We do know more about trachoma than we did during our initial efforts at control. However, there are still gaps in our knowledge. We still do not fully understand the epidemiology of trachoma, the relationship between transmission intensity, disease pattern, and severity of the disease, and subsequent blinding complications. We still need to know more about the optimum treatment schedules using the newer macrolides and have more insights on the effect of mass treatment compared with targeted treatment, given the cost of the medication.

Cultural issues.

People’s knowledge and perceptions about trachoma, how and when to do deal with it, and where to seek treatment, are important and not always fully understood. We need to know through sociology- and medical anthropology-based studies what happens at the community level, how health-seeking behavior develops, and the outcomes of health education in children and in adults pertaining to blinding trachoma prevention.

Monitoring.

Monitoring of the progress in trachoma control/elimination efforts and evaluation of outcomes should be an integral part of these projects. Standardized methodologies, appropriate indicators, and an appropriate framework for monitoring need to be put in place at national and global levels.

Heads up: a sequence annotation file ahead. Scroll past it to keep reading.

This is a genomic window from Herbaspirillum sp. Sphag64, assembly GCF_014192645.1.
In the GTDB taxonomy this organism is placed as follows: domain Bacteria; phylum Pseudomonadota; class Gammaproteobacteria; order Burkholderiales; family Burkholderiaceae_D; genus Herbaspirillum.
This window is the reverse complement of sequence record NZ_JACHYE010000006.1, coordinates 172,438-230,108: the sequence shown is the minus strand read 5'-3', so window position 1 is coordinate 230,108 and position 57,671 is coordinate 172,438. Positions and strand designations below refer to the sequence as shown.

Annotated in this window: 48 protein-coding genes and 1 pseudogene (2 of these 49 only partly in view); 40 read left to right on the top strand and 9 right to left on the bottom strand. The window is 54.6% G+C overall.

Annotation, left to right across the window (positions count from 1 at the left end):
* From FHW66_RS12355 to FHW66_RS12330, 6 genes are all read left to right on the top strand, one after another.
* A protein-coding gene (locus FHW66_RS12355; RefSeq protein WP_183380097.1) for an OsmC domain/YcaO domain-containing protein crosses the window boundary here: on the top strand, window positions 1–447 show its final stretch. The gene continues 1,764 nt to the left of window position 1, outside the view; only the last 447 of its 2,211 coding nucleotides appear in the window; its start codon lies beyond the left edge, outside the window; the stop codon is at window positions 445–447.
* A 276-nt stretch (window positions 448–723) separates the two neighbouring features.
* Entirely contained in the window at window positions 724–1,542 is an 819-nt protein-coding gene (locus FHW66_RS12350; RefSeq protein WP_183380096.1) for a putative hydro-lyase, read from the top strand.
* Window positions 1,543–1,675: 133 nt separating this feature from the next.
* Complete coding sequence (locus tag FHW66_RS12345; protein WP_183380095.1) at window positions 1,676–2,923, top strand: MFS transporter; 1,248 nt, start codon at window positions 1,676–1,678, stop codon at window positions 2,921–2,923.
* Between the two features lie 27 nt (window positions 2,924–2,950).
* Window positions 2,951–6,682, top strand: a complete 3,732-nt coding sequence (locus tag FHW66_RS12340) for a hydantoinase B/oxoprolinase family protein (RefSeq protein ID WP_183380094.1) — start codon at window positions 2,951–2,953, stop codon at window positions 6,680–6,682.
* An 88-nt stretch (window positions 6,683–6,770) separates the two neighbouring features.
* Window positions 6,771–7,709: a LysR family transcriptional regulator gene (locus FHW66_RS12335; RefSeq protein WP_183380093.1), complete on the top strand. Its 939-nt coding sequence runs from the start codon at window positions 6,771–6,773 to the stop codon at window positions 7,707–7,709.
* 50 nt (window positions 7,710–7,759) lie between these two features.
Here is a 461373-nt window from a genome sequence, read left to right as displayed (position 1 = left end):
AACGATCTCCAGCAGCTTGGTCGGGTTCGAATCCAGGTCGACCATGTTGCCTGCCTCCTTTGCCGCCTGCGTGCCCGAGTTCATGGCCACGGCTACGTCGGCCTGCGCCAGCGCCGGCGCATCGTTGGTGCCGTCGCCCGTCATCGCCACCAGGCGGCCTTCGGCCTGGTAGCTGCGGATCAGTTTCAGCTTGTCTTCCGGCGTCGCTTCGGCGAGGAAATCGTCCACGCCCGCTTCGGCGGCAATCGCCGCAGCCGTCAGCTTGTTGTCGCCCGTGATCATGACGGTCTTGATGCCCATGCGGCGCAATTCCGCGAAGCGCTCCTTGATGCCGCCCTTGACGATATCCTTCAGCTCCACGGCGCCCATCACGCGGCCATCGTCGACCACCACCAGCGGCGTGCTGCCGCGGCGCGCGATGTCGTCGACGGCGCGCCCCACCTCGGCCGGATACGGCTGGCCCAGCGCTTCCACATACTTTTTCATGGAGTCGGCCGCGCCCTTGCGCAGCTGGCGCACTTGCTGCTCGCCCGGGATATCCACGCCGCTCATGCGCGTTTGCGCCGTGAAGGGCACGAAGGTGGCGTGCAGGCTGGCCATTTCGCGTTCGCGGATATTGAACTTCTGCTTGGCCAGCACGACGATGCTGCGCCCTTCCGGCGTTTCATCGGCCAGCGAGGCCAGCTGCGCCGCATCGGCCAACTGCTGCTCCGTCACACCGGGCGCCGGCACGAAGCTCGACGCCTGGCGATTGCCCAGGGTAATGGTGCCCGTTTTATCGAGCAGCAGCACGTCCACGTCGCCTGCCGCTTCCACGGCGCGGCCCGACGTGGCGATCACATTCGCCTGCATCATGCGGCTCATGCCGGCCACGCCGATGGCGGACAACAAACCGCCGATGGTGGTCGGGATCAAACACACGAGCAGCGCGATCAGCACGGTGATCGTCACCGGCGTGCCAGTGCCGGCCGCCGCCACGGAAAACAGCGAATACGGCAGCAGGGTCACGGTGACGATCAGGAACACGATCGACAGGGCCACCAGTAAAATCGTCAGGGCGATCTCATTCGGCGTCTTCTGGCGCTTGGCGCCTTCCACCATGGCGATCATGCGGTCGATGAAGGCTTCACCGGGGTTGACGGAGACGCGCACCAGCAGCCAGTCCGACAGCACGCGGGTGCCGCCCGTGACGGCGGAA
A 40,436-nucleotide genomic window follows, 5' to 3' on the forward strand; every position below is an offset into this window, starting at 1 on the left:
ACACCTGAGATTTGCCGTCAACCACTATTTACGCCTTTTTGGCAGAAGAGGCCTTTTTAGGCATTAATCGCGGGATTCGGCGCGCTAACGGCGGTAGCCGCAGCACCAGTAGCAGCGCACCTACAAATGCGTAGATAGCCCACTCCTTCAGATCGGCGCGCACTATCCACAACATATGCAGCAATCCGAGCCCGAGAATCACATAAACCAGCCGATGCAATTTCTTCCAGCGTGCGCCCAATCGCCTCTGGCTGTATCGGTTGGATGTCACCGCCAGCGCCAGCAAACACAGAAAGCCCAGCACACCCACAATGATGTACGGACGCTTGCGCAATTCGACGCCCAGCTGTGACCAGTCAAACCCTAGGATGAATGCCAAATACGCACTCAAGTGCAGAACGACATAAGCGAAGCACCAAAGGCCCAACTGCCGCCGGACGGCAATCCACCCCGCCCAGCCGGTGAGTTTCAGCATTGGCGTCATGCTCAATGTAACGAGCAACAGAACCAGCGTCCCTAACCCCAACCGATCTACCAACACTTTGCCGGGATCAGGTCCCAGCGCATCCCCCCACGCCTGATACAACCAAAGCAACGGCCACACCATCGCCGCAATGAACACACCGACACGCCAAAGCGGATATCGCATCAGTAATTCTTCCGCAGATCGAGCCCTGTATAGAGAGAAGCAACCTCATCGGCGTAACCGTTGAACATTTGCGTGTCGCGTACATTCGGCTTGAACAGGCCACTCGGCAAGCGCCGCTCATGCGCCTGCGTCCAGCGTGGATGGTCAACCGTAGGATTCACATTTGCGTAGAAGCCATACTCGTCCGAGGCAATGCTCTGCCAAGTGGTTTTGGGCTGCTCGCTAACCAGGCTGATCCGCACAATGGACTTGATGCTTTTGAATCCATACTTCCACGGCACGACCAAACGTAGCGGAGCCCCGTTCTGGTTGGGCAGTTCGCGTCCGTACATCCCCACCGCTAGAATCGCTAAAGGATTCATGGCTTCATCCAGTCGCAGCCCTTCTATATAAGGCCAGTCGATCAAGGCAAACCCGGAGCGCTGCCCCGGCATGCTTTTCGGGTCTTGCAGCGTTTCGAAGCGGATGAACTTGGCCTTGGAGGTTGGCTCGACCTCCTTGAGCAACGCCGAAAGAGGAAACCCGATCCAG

Consensus has been reached on the indicators to determine achievement of elimination; the best administrative or geographic level for this assessment remains to be identified (provinces/states/districts), mainly in large countries. Standardized methodologies and protocols for certifying achieved elimination would need to be developed.

AVAILABLE TOOLS

The SAFE strategy provides a template for action. Although, as a priority surgery for trichiasis is urgent to prevent imminent and impending vision loss, the need to apply all four components of the strategy, if we are to achieve sustainable control and elimination, must be emphasized. In this regard, those at the end of the track are the communities at greatest risk and the most difficult to reach. The SAFE strategy would need to be combined with active efforts to “reach the unreached.”

INTERVENTIONS WITHIN AND OUTSIDE THE HEALTH CARE SYSTEM

Since the mid 1990s, the SAFE strategy has been introduced. It addresses as a priority the blinding consequences of the disease (by surgery for trichiasis) and the responsible biologic agent (Chlamydia trachomatis) (by antibiotics) on the one hand, and the important behavioral and environmental determinants, through facial cleanliness and environmental improvement, respectively, on the other. The introduction of newer antibiotic agents such as azithromycin has improved community compliance as far as medical treatment is concerned. However, factors such as costs and availability of such new treatments (drug and distribution costs) remain a constraint. The paucity of trained personnel to carry out trichiasis surgery, the most urgent of the blindness prevention interventions, needs to be addressed. The need for intersectoral collaborative action to address the issues pertaining to personal and environmental hygiene in endemic communities warrants urgent attention, not only to facilitate control and elimination efforts, but also to sustain such achievements.